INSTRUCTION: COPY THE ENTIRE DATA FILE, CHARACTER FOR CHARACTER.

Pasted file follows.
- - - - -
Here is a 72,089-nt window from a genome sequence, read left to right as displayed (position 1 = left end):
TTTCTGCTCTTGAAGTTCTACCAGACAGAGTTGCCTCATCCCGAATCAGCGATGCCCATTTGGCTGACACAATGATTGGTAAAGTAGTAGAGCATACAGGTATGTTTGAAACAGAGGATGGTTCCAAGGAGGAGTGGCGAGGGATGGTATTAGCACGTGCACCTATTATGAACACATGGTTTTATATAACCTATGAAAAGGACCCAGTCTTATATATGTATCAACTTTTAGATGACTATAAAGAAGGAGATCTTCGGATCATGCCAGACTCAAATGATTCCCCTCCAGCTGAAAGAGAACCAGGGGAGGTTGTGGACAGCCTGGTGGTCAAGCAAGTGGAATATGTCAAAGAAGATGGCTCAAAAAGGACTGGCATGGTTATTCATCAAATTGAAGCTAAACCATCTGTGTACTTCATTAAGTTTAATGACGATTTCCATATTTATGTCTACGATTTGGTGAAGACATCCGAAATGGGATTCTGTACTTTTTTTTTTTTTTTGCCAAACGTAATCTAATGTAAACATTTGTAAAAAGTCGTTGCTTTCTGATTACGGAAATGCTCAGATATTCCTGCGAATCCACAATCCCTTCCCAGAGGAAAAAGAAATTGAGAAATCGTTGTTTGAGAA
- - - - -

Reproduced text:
Here is a 72,089-nt window from a genome sequence, read left to right as displayed (position 1 = left end):
TTTCTGCTCTTGAAGTTCTACCAGACAGAGTTGCCTCATCCCGAATCAGCGATGCCCATTTGGCTGACACAATGATTGGTAAAGTAGTAGAGCATACAGGTATGTTTGAAACAGAGGATGGTTCCAAGGAGGAGTGGCGAGGGATGGTATTAGCACGTGCACCTATTATGAACACATGGTTTTATATAACCTATGAAAAGGACCCAGTCTTATATATGTATCAACTTTTAGATGACTATAAAGAAGGAGATCTTCGGATCATGCCAGACTCAAATGATTCCCCTCCAGCTGAAAGAGAACCAGGGGAGGTTGTGGACAGCCTGGTGGTCAAGCAAGTGGAATATGTCAAAGAAGATGGCTCAAAAAGGACTGGCATGGTTATTCATCAAATTGAAGCTAAACCATCTGTGTACTTCATTAAGTTTAATGACGATTTCCATATTTATGTCTACGATTTGGTGAAGACATCCGAAATGGGATTCTGTACTTTTTTTTTTTTTTTGCCAAACGTAATCTAATGTAAACATTTGTAAAAAGTCGTTGCTTTCTGATTACGGAAATGCTCAGATATTCCTGCGAATCCACAATCCCTTCCCAGAGGAAAAAGAAATTGAGAAATCGTTGTTTGAGAA